In 1832, Father Lacordaire, a great friend of Ozanam and supporter of the SSVP, also “had to dress as a layman in order to be able to enter one of the Paris hospitals, to hear the confession of one or two of the dying,”[10] because of the isolation restrictions.

Shortly afterwards, Ozanam again mentions the pandemic to his friend Joseph Arthaud, in a letter dated August 22, 1835:

We are in constant danger from cholera here. Already self-sacrifice and flight are both in evidence, the people are crying out in the face of the epidemic. If Our Lady of Fourvière[11] does not preserve us from the epidemic, we will be very deserving of pity.

On September 21, 1835, Ozanam wrote to Henri Pessonneaux describing the isolation situation in which he was living, similar to ours because of Covid-19:

The fear of cholera has frozen hearts when we meet; we are isolated and wild; no eating with friends, or walks in the country.

Cholera also approached Lyon, where Ozanam was on September 23, 1835. He wrote to François Lallier:

Cholera, which has so severely punished the southern provinces, seems to be approaching our doors. The Rhône passes some fifteen leagues from our city, carrying before it a multitude of fugitives who bring us horrifying tales and greater fear than the sickness itself. Our people, warm-hearted and easily touched, are deeply moved. While some coarse and brutish spirits were starting to speak about rumours of poisonings, and preparing to respond to the invasion of the scourge with rioting and violence, a devout crowd of people ascended the hill to Our Lady of Fourvière and knelt in the open air, in the atrium of the church, to sing sorrowful songs; at the same time, many selfless people came to care for the poor when the epidemic arrived;  more than fifteen hundred signed up in advance.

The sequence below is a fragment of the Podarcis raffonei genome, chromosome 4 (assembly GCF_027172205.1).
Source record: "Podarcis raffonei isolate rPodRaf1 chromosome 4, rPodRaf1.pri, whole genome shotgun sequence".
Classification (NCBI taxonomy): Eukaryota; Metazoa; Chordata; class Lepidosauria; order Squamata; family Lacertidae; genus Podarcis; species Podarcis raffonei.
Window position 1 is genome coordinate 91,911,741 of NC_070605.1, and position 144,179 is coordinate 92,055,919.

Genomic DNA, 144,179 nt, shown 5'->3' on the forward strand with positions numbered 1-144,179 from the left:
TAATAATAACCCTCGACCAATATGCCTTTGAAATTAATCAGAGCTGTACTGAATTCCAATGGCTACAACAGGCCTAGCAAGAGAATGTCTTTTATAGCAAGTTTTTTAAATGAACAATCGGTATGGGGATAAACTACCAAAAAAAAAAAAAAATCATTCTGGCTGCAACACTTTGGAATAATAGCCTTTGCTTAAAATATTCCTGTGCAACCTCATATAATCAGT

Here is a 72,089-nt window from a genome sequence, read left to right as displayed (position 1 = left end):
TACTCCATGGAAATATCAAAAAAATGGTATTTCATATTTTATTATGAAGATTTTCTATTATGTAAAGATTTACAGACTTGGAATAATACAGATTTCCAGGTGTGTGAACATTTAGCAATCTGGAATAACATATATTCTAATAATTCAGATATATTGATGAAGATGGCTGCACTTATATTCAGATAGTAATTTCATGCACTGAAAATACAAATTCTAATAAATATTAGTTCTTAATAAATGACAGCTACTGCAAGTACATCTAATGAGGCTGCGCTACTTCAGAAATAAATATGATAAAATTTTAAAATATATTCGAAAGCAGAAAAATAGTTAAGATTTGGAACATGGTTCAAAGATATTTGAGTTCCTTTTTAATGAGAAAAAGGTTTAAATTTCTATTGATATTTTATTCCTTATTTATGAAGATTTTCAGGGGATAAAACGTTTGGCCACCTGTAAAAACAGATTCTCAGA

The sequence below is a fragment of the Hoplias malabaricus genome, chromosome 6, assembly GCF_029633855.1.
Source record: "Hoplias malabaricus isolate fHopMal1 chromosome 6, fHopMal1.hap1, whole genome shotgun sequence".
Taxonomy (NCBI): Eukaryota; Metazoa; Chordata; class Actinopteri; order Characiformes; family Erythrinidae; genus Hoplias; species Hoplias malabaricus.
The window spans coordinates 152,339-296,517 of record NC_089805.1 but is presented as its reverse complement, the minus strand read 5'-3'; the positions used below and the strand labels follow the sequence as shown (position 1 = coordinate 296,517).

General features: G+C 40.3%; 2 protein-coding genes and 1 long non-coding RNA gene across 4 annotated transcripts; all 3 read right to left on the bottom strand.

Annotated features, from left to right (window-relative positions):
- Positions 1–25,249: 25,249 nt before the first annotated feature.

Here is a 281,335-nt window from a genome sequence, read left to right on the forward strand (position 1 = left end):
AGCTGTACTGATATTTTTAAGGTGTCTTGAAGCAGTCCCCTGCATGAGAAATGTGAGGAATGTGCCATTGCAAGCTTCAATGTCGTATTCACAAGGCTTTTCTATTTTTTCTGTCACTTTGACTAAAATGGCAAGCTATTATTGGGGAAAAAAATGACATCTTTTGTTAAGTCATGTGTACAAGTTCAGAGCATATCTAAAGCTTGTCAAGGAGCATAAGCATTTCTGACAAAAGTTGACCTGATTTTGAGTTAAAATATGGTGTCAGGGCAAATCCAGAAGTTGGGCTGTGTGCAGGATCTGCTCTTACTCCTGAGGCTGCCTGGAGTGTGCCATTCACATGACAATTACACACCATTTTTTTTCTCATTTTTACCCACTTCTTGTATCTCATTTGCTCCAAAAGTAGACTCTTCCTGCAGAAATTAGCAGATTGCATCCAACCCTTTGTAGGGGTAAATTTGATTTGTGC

Members of the SSVP were among those who volunteered to help the poor during the pandemic.

In the Bulletin of the Society of Saint Vincent de Paul in 1849, Frederic Ozanam describes the work the companions did during the epidemic. Over a two-month period, led by Sister Rosalie, some of them worked “just like the first founders of the Society, fifteen years before.”[12]

At the same time, and for the same reasons, Frederic organised a group of young people “on April 22, 1849, together with his colleagues from the Council General, forming an association of forty brave souls”[13] to help those who could not be taken to hospital. And as reported at the next general assembly held on June 19, these first caregivers of the Society of Saint Vincent de Paul “had increased from forty to a hundred and twelve.”[14]

The atmosphere in the city was grim, as Ozanam described in a letter:

Whole streets depopulated in a few nights, but at the same time, a harvest of grace was gathered everywhere. […] All wished to die with a priest by their side. […] It was moving to see those young people who, driven only by the thought of the Saviour’s glory, […] went to succour the sick and bury the dead[15]

— – —

It was an epidemic also which was the source of the female branch of the SSVP in Italy[16]. In 1855, the city of Bologna was struck by a serious cholera epidemic. The members did everything possible to help families afflicted by the illness, either at home or in the hospital. However, a clause in the SSVP Rule meant that the men could not assist single women, especially if they were young. Some female relatives and friends of the members, led by Celestina Scarabelli and encouraged by Antonio Costa (president of the Conferences in Italy), offered to provide assistance to sick women.

The commitment of these women was highly valued; Antonio, who did not wish to hinder their efforts, suggested to establish a women’s conference, along the lines of those of the men. So on 10 January 1856, the first meeting of the female conference was held, and the number of these grew quickly, spreading not only throughout Italy, but also in France, Chile, Peru, the Philippines and many other countries. After some years, they received recognition by Pope Pius IX, who, in a brief of February 25, 1875, granted all the female conferences, “in the diocese of Bologna and in any other diocese, legitimately established, and to be established, the same indulgences already granted to the male conferences, so that their work should produce plentiful and worthy fruit.”[17]

The SSVP and the present epidemic